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What explains gender inequalities in HIV/AIDS prevalence in sub-Saharan Africa? Evidence from the demographic and health surveys
Authors: Drissa Sia, Yentéma Onadja, Mohammad Hajizadeh, S Jody Heymann, Timothy F Brewer, and Arijit Nandi
Source: BMC Public Health, 16(1):1136.; DOI: 10.1186/s12889-016-3783-5
Topic(s): Gender
Country: Africa
  Multiple African Countries
Published: NOV 2016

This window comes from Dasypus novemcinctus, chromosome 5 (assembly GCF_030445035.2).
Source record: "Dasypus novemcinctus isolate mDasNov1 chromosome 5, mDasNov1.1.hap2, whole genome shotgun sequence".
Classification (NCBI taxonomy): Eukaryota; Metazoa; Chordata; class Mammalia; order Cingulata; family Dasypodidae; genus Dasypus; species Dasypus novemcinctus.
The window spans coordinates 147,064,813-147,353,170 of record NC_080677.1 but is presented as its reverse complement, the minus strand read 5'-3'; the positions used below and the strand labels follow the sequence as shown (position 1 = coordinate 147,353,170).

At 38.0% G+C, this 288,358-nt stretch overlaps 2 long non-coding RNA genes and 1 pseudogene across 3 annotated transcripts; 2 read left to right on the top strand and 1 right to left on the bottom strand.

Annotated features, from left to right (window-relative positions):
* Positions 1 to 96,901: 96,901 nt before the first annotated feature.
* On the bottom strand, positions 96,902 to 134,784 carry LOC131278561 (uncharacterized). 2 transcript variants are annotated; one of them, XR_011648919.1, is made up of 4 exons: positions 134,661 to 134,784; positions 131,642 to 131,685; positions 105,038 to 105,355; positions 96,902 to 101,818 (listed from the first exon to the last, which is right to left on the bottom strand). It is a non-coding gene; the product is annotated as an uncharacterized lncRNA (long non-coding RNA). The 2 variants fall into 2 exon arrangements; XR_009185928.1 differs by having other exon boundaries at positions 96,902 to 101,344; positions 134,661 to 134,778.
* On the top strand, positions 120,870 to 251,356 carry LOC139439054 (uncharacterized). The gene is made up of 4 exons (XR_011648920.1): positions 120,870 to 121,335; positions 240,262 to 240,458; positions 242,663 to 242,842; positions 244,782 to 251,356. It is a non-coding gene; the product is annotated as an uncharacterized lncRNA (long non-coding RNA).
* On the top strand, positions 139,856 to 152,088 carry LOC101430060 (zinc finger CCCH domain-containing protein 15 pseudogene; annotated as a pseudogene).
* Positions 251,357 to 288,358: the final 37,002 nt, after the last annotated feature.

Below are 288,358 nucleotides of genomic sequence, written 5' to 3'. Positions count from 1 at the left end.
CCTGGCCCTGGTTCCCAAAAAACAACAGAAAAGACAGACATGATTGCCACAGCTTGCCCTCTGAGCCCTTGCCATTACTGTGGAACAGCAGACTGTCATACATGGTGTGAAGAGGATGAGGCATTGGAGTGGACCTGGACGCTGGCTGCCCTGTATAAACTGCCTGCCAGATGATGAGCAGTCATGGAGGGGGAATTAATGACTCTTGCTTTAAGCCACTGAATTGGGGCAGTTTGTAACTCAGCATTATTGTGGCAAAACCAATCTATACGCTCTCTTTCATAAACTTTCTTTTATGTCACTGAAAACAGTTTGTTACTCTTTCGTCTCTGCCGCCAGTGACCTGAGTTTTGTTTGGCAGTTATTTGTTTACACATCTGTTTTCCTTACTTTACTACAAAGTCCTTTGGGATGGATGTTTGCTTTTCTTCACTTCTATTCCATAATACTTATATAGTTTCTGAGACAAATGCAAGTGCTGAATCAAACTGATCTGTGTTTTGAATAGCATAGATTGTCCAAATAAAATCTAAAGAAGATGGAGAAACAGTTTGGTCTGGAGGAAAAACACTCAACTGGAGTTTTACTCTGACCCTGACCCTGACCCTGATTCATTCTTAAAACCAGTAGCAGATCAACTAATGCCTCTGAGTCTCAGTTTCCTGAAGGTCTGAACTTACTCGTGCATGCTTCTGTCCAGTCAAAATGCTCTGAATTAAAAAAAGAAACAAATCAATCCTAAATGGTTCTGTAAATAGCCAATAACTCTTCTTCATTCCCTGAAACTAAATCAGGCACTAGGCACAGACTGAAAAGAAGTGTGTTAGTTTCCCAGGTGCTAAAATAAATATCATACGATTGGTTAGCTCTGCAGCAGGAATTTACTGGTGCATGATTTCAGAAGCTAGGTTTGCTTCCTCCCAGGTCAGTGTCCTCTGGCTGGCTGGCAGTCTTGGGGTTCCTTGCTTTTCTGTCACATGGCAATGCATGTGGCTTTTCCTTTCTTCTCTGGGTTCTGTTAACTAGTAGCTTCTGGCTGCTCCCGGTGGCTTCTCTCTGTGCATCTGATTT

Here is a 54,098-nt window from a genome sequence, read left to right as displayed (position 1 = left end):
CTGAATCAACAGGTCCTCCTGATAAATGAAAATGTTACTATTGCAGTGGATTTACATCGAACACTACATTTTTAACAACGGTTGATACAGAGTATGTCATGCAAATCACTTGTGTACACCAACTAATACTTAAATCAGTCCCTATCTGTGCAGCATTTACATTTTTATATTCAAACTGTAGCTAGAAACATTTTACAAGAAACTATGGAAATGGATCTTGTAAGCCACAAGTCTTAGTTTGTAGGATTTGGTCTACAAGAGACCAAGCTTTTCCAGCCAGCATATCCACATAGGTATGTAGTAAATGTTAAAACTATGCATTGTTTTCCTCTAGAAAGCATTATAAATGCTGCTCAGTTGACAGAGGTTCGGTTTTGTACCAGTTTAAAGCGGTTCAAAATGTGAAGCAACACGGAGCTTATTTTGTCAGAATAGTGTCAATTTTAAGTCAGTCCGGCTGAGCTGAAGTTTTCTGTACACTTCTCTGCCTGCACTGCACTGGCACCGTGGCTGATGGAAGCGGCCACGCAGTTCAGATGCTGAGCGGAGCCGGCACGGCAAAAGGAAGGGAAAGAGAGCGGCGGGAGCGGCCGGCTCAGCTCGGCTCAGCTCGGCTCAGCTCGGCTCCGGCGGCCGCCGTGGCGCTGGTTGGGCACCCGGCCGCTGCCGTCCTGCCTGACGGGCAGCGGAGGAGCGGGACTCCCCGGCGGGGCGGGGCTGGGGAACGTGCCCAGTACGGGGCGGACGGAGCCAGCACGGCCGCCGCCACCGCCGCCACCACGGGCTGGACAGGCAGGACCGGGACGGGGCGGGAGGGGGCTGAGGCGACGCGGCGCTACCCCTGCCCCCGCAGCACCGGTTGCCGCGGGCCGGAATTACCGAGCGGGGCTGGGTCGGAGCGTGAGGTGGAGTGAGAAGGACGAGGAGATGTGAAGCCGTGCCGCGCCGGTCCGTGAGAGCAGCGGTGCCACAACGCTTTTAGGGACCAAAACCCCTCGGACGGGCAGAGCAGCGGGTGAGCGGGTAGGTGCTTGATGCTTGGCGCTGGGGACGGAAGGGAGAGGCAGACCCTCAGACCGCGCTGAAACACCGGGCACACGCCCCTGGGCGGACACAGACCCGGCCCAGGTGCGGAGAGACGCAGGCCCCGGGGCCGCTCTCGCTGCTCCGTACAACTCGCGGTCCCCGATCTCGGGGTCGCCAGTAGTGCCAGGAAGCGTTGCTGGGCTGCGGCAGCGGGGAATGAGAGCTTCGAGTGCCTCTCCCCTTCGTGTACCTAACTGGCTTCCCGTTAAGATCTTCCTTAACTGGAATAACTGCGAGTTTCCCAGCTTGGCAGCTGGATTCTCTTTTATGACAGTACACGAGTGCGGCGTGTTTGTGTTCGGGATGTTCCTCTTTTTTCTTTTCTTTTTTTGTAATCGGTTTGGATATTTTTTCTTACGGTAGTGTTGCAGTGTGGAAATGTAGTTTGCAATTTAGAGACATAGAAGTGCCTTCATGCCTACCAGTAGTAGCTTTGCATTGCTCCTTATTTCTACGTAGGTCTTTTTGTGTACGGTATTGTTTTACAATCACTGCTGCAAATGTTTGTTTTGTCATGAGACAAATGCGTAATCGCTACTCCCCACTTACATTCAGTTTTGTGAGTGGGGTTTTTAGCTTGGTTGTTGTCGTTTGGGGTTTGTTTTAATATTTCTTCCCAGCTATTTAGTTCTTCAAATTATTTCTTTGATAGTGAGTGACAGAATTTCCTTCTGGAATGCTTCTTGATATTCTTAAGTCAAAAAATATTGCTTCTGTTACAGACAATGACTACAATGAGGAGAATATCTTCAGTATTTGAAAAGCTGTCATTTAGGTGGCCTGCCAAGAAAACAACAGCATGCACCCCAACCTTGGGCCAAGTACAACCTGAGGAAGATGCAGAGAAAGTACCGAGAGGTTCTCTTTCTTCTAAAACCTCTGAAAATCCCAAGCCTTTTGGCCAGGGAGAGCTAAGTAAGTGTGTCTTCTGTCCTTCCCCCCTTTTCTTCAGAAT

Abstract: Background: Women are disproportionally affected by human immunodeficiency virus (HIV)/acquired immunodeficiency syndrome (AIDS) in sub-Saharan Africa (SSA). The determinants of gender inequality in HIV/AIDS may vary across countries and require country-specific interventions to address them. This study aimed to identify the socio-demographic and behavioral characteristics underlying gender inequalities in HIV/AIDS in 21 SSA countries. Methods: We applied an extension of the Blinder-Oaxaca decomposition approach to data from Demographic and Health Surveys and AIDS Indicator Surveys to quantify the differences in HIV/AIDS prevalence between women and men attributable to socio-demographic factors, sexual behaviours, and awareness of HIV/AIDS. We decomposed gender inequalities into two components: the percentage attributable to different levels of the risk factors between women and men (the " composition effect ") and the percentage attributable to risk factors having differential effects on HIV/AIDS prevalence in women and men (the " response effect "). Results: Descriptive analyses showed that the difference between women and men in HIV/AIDS prevalence varied from a low of 0.68 % (P = 0.008) in Liberia to a high of 11.5 % (P < 0.001) in Swaziland. The decomposition analysis showed that 84 % (P < 0.001) and 92 % (P < 0.001) of the higher prevalence of HIV/AIDS among women in Uganda and Ghana, respectively, was explained by the different distributions of HIV/AIDS risk factors, particularly age at first sex between women and men. In the majority of countries, however, observed gender inequalities in HIV/AIDS were chiefly explained by differences in the responses to risk factors; the differential effects of age, marital status and occupation on prevalence of HIV/AIDS for women and men were among the significant contributors to this component. In Cameroon, Guinea, Malawi and Swaziland, a combination of the composition and response effects explained gender inequalities in HIV/AIDS prevalence. Conclusions: The factors that explain gender inequality in HIV/AIDS in SSA vary by country, suggesting that country-specific interventions are needed. Unmeasured factors also contributed substantially to the difference in HIV/AIDS prevalence between women and men, highlighting the need for further study.